Raw video : A suicide bomber blew up a vehicle packed with explosives at a police checkpoint in northwest Pakistan, killing 18 police and civilians, officials said Thursday.
Pakistan security troops are frequent targets for extremist militants who oppose the government's alliance in the US-led "war on terror" and more than 1,500 government forces have been killed by insurgents since 2002.
The bomber blew up his vehicle late Wednesday in Charsadda, just north of Peshawar in the North West Frontier Province.
"Police were searching a vehicle when a mini-truck came and blew up," senior police official Sefwat Ghayour told AFP.
"Bodies of two civilians were found near the site of the attack, raising the death toll in the attack to 18," local police official Nasrullah Khan told AFP.
Khan said seven policemen were wounded, two of them seriously. They were all taken to Peshawar for treatment, he added.
Hospital official Mohammad Ali confirmed 18 people were killed.
"We have received 18 bodies in our hospital," Ali said, adding that the dead included nine police and nine civilians.
Police also retrieved video footage from a damaged vehicle at the scene, showing two boys wearing suicide jackets, who looked like teenagers. One recited from the Koran and the second was shown smiling, said Ghayour.
"We cannot say at this stage whether the two boys were the attackers or someone else did it," the police official told AFP.
There has been no claim for the attack and police have not been able to confirm the identity of the bomber.
Initial inquiries revealed that more than 200 kilograms (440 pounds) of explosives were used.
Wednesday's blast left a large crater, shattered windows in nearby buildings and severed power cables, plunging the area into darkness.
Joint funeral prayers were said for five of the dead policemen, their bodies carried in wooden coffins wrapped in the national flag at police headquarters in Charsadda.
The large town has been scarred by several suicide bombings and is home to the chief of the ruling Awami National Party, Asfandyar Wali Khan, who narrowly escaped a suicide attack last year.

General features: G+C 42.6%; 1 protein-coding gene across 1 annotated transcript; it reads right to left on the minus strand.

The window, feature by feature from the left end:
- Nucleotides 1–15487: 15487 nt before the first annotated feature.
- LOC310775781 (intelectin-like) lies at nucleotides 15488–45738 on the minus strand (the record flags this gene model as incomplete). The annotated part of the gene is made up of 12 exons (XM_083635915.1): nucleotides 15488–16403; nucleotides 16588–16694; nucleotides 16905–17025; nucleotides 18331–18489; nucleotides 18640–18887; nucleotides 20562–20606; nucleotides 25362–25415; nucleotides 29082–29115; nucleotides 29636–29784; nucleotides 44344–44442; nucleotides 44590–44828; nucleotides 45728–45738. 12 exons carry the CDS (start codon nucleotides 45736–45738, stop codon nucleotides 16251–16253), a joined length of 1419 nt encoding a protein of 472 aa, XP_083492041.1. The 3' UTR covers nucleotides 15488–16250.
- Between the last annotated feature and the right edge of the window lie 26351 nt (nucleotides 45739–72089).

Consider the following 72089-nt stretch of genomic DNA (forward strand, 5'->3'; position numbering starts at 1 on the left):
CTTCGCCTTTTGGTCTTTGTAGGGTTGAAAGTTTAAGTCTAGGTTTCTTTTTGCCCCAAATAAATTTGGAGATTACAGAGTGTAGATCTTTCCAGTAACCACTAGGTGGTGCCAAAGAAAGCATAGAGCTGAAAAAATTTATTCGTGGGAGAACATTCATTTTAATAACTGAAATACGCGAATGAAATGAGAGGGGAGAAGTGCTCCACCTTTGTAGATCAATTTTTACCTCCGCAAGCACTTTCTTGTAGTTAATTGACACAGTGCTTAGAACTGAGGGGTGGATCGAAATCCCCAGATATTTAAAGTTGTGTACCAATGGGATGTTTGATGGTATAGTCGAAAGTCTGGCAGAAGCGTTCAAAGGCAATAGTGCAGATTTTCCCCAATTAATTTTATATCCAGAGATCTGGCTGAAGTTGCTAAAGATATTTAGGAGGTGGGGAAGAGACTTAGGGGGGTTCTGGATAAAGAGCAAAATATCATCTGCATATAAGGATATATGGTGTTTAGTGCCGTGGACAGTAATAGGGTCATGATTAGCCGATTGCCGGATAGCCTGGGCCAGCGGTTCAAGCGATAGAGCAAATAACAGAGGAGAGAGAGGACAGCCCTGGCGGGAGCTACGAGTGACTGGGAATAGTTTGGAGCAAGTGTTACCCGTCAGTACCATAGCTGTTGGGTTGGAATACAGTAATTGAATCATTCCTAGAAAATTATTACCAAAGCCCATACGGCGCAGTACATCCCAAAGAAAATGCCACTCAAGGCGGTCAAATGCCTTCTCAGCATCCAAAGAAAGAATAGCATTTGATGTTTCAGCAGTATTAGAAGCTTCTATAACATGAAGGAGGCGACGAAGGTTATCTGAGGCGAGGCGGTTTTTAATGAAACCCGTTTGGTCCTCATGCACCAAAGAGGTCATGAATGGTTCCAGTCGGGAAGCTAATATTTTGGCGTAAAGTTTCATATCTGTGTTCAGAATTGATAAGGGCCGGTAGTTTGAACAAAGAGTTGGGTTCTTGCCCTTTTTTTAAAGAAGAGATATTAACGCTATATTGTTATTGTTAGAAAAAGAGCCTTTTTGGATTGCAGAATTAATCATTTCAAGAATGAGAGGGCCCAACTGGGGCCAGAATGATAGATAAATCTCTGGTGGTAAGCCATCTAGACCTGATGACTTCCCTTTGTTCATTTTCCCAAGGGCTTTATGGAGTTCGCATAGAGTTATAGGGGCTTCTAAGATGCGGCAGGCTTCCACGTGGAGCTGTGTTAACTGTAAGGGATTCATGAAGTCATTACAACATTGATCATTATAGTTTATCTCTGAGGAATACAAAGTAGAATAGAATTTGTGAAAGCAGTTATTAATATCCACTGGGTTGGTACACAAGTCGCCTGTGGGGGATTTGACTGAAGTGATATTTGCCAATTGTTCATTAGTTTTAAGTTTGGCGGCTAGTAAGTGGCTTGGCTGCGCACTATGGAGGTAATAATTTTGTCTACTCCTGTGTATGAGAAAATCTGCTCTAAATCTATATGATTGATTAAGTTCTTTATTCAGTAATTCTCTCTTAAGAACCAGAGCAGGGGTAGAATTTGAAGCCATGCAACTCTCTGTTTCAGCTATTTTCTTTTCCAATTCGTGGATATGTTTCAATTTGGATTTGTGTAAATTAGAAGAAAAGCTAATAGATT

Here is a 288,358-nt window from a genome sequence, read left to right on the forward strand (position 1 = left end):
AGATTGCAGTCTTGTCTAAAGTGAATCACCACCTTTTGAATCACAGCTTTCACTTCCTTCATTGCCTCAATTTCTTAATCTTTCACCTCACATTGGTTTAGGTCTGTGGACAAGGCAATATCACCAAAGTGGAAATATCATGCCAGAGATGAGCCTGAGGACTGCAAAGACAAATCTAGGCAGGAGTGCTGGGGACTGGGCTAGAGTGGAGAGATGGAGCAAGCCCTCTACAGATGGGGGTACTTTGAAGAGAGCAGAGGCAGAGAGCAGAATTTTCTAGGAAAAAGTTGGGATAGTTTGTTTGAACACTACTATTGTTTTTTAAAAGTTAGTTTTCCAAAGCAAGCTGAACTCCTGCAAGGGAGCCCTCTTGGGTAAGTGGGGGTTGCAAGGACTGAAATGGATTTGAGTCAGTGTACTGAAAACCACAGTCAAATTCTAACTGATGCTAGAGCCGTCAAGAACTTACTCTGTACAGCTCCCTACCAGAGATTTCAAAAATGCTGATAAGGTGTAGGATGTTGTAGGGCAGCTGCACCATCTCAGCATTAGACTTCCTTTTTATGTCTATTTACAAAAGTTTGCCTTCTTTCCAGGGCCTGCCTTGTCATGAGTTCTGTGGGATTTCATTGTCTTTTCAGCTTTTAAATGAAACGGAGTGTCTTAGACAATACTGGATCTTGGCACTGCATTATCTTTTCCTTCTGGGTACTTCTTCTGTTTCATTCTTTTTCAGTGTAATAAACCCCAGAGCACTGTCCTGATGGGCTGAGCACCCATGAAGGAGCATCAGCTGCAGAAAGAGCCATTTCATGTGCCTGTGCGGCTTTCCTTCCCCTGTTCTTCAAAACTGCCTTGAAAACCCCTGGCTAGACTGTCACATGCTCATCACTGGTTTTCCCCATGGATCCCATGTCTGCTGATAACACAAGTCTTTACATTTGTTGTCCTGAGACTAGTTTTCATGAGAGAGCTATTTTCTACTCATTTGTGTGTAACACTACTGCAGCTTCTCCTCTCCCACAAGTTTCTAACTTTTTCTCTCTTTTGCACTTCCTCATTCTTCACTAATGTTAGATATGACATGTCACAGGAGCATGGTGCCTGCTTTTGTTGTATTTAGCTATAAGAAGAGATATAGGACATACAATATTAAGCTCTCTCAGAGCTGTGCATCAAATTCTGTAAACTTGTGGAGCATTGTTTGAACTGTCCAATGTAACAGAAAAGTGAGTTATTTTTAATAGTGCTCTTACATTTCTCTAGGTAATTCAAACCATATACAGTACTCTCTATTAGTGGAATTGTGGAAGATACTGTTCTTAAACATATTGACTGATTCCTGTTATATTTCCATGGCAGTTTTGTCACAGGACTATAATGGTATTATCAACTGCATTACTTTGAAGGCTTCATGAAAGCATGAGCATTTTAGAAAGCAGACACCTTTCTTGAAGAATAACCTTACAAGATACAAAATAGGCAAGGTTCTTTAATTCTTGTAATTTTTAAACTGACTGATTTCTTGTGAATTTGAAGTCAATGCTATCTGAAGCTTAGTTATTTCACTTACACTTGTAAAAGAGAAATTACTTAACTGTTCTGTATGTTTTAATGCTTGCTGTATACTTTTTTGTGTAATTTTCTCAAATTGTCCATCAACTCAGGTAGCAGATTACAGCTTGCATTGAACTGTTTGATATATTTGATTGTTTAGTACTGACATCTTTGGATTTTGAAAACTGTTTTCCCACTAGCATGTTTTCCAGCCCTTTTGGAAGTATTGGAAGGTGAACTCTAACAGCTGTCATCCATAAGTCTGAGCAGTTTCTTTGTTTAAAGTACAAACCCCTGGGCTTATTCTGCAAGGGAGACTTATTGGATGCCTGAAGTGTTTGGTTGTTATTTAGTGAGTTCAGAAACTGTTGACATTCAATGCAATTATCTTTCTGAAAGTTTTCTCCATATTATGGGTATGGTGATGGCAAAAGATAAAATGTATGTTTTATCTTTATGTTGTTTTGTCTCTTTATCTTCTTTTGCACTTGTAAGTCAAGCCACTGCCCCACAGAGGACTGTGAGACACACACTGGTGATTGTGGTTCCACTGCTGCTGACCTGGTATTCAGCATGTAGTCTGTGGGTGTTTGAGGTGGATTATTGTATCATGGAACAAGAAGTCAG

The bombing drew immediate condemnation from President Asif Ali Zardari, in Japan for a key donors conference, and Prime Minister Yousuf Raza Gilani.
Extremist attacks in Pakistan, a key US ally, have killed more than 1,700 people across the country since government forces besieged gunmen holed up in a radical mosque in Islamabad in July 2007.
Much of the violence has been concentrated in northwest Pakistan, where the army has been fighting hardline Taliban and Al-Qaeda extremists who fled the 2001 US-led invasion of neighbouring Afghanistan.
Taliban militants in the restive North Waziristan tribal area shot dead a local tribesman they accused of spying for US forces in Afghanistan and abducted a week ago, local police official Mehboob Ali said.
The bullet-riddled body of Wali Zaman, 30, was found dumped on a road in Pirkaley, 10 kilometres (six miles) east of the town Miranshah.
Islamist militants routinely kidnap and kill people on charges of spying for the Pakistani government or US forces battling a Taliban-led insurgency in war-torn Afghanistan.
Charsadda borders Malakand, which is subject to a regulation signed this week by Zardari to enforce sharia law as part of efforts to end an insurgency.
The central government lost control in Swat, a district of Malakand and former jewel in the crown of Pakistani tourism, after cleric Maulana Fazlullah launched a campaign to enforce Taliban-style sharia.
For nearly two years, militants have beheaded opponents, bombed schools and fought government forces, prompting tens of thousands of people to flee.
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